With the release of iTunes 7, Apple made it very clear that its music management application was now a full-fledged multimedia manager. It now manages movies and TV shows with the same style that itis been handling music for some time. Along with that movie support, iTunes 7 now sports a familiar, yet different, interface.
As iTunes has evolved from a simple music jukebox application into a multimedia manager and computer-to-iPod interface, the database that stores all of your favorite songs has evolved, too. iTunes 7 is no different, and it updates your music database to a new format. The moral of this story: Although I had no problems converting my music database to the iTunes 7 format, your mileage may vary. Be sure to backup your music library - just in case.
The new, yet familiar, iTunes interface.
The new iTunes interface - which looks strikingly similar to the iTunes 6 interface - does a better job of organizing your media in the source list. The Library section breaks out music, movies, TV shows, podcasts and audio books into their own groupings. Playlists and your iPod collection have their own groupings, too.
When selecting your iPod, now found in the Devices section in the source list, iTunes displays information about your iPod. At a glance, you can see your iPodis serial number, software version, capacity and available space, and more. You also use this view to manage your music, podcast, photo, iCal and Address Book upload settings. If a new iPod software update is available, the Update button manages the installation for you. This all-in-one control center for your iPod is a great addition, and long overdue.
The iPod control center.
Just like iTunes 6, you can create Playlists and Smart Playlists, and group them into folders. But viewing the music in your playlists gets an update. In addition to viewing your songs as a list, you can also view lists with album art, and flip through album art in the cover browser mode.
If you are familiar with the shareware application Cover Flow, the cover browser feature should look familiar. Apple purchased Cover Flow and integrated its features into iTunes 7. The good news: Cover Flow is now built into iTunes. The bad news: Cover Flow rocked as a stand-alone application, and it will be sorely missed.
iTunes 7 also adds Gapless Playback, or the ability to play multiple music tracks without any break in between them. This is a fantastic addition, since many albums are designed to be listened to without gaps between the songs. For example, many classical music albums rely on this feature, as does Pink Floydis Dark Side of the Moon.
And herein lies a problem: iTunes 7 tells you it scans your music library for albums that should play back gapless, but in my experience, it found exactly none of them. Ironically, the album that Steve Jobs used to demo the gapless playback feature, Dark Side of the Moon, was one that I had to manually change to gapless. If you need to change any of your albums, check out this TMO Quick Tip to learn how.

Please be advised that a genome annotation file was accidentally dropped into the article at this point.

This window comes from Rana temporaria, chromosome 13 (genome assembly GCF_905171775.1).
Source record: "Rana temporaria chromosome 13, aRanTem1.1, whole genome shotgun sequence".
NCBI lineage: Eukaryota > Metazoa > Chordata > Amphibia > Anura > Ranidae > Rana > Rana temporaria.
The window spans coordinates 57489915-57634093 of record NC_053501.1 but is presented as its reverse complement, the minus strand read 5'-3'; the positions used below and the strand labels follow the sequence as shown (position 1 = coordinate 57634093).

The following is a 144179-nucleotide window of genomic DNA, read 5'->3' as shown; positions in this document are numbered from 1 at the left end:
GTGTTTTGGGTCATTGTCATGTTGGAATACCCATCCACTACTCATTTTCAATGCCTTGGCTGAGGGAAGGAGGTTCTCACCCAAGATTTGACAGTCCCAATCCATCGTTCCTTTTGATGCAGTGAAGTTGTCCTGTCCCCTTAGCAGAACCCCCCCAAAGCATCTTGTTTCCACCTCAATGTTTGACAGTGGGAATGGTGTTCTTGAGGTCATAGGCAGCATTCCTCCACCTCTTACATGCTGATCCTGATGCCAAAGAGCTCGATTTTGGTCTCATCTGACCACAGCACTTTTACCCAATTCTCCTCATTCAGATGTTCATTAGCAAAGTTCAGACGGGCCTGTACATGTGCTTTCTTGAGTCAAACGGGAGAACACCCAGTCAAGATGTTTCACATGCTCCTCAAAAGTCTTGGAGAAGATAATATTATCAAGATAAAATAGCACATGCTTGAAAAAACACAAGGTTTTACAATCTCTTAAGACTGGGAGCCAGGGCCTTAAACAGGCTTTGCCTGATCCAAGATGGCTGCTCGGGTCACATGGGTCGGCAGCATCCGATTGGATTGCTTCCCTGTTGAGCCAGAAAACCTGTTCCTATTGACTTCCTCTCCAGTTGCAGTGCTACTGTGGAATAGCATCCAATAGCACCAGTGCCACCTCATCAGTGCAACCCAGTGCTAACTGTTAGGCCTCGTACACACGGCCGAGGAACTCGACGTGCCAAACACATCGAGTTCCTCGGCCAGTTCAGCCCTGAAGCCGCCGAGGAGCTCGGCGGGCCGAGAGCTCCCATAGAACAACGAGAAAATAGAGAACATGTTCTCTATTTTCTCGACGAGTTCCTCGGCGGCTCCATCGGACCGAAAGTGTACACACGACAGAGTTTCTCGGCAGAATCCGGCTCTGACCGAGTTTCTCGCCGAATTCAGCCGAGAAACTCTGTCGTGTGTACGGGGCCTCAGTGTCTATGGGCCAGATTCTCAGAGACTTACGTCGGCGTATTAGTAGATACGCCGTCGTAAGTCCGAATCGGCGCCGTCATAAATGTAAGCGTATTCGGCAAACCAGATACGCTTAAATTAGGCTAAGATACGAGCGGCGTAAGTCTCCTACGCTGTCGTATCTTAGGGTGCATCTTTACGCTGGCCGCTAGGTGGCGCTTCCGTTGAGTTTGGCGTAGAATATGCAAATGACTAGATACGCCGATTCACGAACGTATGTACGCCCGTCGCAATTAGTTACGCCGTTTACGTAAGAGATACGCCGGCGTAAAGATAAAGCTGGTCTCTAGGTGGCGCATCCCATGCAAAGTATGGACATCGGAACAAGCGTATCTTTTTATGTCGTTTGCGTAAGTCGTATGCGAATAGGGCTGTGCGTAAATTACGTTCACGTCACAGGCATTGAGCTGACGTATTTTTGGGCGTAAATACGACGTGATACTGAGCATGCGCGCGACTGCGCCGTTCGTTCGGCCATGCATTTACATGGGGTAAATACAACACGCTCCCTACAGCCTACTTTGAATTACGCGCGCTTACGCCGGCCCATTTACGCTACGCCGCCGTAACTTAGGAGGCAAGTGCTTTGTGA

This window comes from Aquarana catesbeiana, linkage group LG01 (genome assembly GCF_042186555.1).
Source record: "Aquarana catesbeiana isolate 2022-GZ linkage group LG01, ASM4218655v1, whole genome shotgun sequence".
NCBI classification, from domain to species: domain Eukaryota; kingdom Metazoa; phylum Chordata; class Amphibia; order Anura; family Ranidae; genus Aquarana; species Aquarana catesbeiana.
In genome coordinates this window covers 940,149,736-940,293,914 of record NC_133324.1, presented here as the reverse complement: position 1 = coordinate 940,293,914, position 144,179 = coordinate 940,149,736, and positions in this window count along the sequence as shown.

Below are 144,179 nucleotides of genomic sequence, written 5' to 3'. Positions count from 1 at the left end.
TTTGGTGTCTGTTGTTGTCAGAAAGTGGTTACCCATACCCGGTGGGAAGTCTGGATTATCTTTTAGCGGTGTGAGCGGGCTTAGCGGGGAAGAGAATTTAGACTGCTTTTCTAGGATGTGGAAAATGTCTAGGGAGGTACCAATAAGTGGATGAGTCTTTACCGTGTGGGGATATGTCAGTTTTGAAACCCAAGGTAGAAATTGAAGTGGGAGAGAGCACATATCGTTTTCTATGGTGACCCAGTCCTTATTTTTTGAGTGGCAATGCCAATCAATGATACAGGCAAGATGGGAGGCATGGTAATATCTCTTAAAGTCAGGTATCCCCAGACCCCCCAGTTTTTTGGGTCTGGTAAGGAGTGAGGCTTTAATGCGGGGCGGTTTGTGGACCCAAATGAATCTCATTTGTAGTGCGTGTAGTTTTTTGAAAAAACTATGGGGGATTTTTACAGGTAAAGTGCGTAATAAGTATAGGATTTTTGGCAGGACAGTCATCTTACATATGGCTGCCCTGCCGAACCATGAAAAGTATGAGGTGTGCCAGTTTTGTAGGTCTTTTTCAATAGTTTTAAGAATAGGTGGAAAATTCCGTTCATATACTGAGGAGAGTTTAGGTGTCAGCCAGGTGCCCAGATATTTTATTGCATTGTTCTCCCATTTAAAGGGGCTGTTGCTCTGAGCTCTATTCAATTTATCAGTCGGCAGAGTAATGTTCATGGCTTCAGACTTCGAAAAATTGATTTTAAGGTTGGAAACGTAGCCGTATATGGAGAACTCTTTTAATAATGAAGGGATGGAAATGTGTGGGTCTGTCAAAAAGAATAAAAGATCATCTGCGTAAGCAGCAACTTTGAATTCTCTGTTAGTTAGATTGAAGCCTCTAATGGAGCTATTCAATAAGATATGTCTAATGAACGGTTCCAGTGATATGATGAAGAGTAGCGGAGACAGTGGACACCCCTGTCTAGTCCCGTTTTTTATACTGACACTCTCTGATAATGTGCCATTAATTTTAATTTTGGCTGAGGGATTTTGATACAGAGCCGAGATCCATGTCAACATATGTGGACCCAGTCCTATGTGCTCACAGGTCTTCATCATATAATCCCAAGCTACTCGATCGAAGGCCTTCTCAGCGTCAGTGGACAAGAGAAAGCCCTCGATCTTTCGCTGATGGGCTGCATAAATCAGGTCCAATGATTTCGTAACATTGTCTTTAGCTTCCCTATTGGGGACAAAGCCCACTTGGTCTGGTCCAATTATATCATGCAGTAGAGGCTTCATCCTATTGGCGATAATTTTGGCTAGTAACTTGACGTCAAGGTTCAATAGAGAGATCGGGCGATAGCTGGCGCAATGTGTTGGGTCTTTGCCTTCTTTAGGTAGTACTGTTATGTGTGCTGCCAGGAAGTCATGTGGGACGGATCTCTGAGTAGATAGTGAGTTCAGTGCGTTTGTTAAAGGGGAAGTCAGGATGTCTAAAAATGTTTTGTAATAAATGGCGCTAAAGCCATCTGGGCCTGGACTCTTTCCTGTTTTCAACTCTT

Unfortunately, gapless playback works on an album-by-album basis. If you have an album that should play only some tracks as gapless, you are out of luck. Again, classical albums are a perfect example. Some tracks should play gapless, but others denote changes in movements and need a gap for effect.
iTunes 7 can also hunt down missing album artwork for you. It does require that you have an account set up at the iTunes Store. Accounts are free, even if you donit plan on purchasing any music, so it isnit a big deal to set one up. And here comes another unfortunately: Unfortunately, it can find album artwork only for music that is available from the iTunes Store (even if the music in your library came from CD instead of the online store), and sometimes iTunes gets it wrong.
Going back to Dark Side of the Moon as an example, iTunes downloaded art for me, but itis the wrong version of the album cover. iTunes grabbed the 30th Anniversary instead of the more traditional black background cover.
iTunes downloaded the wrong album art (left) instead of the correct album art (right).
Before iTunes 7, backing up your music library could be difficult if you didnit know exactly where iTunes kept all of your songs, or if you didnit have a backup application handling that for you. With iTunes 7, Apple added the ability to backup your library from within the application. You even get the option to backup everything, or just the music that has changed since your last backup.
The Bottom Line
iTunes 7 adds some great new features to an already powerful media manager. Even at version 7.0.1, however, it still has a few rough edges. Even so, I think iTunes 7 is a worthwhile upgrade, and Iim glad I installed it on my Mac.
But Iim still really looking forward to iTunes 7.0.2.